Gartner recently released its new Hype Cycle for Software as a Service (SaaS), in which Oracle Dyn was included as a representative vendor in a new category called Collective Intelligence Benchmarking (CIB).
While this may be surprising for people who know Dyn only as a global leader in Managed DNS, it actually makes a lot of sense. One of Dyn’s biggest competitive differentiators when it comes to DNS is the amount of monitoring and analytics we use to make our traffic steering decisions. Dyn’s view of the internet is unique, which is why we were included in the intelligence category.
But let’s break it down. In short, Gartner explains its Hype Cycles as “a graphic representation of the maturity and adoption of technologies and applications, and how they are potentially relevant to solving real business problems and exploiting new opportunities.”
This is what a typical hype cycle looks like (minus the companies scattered all over it).
This is a new Hype Cycle for Gartner. Not sure why exactly they chose this year to publish – could maybe have something to do with the SaaS market size increasing 22% in 2017 – to $58.6 billion in total revenue.
The interesting thing about the SaaS Hype Cycle is that it doesn’t look at a specific type of technology (Hype Cycle for Human Capital Management Software, 2017, for example), but rather a grouping of technologies based on the way they’re distributed. According to Gartner, “SaaS is an application service available uniformly to all qualified subscribers. The application software is owned, delivered and managed by one or more providers.” Key characteristics of SaaS applications include:
- Scalable and elastic
- Metered by use
- Uses internet technologies
Let’s dive into what this means for Dyn. Dyn offers its DNS, email, and monitoring services on a SaaS basis. When Gartner moved to include us in their Hype Cycle for SaaS, they had to determine which category would be best represent us.
As there is no DNS category, they chose Collective Intelligence Benchmarking.
Gartner first brought CIB to light in September 2016, writing about the new category in an Innovation Insight they published. Analysts Vivek Bhalla and Will Cappelli defined CIB for the first time. They said, “CIB is an increasingly popular approach being adopted by monitoring tool vendors to ascertain a baseline of performance for a given service or application, based upon aggregated data from hundreds, if not thousands, of end users. Where aggregated data is shared between multiple end-user clients, data is anonymized and used purely to ascertain whether service disruption is a local or regionwide issue.”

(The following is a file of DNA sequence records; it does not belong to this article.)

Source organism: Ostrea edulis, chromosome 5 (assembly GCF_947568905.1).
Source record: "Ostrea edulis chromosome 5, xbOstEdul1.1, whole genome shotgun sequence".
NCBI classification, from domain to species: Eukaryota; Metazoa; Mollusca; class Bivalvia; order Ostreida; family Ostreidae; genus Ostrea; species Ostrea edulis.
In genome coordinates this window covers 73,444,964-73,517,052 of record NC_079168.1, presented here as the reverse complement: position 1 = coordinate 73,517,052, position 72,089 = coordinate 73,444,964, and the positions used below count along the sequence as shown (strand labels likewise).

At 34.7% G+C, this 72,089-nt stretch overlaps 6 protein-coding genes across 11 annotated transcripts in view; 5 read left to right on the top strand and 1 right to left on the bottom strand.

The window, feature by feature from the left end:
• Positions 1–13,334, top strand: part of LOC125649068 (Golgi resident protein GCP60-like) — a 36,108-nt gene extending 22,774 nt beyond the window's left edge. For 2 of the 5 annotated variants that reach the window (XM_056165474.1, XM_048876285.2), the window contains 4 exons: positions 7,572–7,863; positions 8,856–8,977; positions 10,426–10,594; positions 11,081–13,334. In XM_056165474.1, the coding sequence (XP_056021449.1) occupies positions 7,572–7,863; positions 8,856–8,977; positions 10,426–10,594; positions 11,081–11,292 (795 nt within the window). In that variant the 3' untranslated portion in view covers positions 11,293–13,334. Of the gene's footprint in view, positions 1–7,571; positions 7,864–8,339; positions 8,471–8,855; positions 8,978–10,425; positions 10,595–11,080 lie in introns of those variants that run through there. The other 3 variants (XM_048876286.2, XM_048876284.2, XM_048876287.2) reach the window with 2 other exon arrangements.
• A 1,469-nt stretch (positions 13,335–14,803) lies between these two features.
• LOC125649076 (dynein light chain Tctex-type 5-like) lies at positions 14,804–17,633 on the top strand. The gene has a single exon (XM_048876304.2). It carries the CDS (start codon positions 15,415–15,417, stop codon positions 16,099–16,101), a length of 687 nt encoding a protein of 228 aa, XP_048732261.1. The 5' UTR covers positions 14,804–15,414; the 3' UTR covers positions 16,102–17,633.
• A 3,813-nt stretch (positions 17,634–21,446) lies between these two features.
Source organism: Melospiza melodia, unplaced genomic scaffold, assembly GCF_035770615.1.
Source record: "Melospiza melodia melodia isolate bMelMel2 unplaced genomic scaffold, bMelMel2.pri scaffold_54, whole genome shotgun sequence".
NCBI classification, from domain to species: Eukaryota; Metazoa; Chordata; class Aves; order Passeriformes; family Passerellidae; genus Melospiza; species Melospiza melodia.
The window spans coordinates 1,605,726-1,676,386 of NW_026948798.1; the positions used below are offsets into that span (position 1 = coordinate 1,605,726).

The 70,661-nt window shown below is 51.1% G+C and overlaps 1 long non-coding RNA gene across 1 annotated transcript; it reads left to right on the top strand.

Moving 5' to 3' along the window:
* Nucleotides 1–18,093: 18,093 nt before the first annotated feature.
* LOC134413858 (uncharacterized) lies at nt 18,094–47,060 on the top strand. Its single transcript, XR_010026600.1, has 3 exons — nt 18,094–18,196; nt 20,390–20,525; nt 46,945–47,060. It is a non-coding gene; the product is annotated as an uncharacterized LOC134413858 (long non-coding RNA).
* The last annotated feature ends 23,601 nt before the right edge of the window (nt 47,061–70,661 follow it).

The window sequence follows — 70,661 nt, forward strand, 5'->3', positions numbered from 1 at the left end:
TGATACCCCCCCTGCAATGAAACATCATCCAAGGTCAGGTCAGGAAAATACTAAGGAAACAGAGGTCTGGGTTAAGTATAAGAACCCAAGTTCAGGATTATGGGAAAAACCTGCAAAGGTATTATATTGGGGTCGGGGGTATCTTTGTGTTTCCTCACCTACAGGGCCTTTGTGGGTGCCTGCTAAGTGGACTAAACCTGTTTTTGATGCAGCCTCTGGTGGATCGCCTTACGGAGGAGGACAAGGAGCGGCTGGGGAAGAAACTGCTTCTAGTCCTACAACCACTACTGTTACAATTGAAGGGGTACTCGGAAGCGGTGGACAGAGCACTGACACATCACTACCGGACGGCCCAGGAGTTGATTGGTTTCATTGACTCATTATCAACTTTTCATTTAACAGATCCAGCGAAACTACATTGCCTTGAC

The Hype Cycle lists CIB as “On The Rise,” in the “Innovation Trigger” portion of the Cycle. Bhalla says, “Over the past year, Gartner has witnessed the strongest level of interest for externally generated CIB among enterprises such as online retailers, insurance and financial institutions that are heavily reliant on cloud- and SaaS-based service delivery providers. This is somewhat due to the limitations of traditional monitoring approaches into cloud-based environments. Thus, enterprises are looking to reduce the visibility gap via alternative perspectives.”
He then goes on to say that “CIB looks to address new challenges facing IT operations staff in light of device proliferation, the explosion of Internet of Things (IoT) data sources, and the increasingly distributed methods by which one can access applications and services beyond the control of enterprise IT. In such an environment, traditional monitoring tools struggle to correlate the myriad of datasets from every client interaction and experience using a “bottom up” exhaustive approach.”
It is interesting to note that in the year since CIB was introduced, Gartner’s field of representative vendors has narrowed from sixteen, to ten.
We’re excited to see research firms starting to take note of the innovations and new technologies that companies like Dyn are bringing to the market. We are addressing challenges that many enterprises don’t even know it’s possible to solve – that’s a duty we are glad to be performing.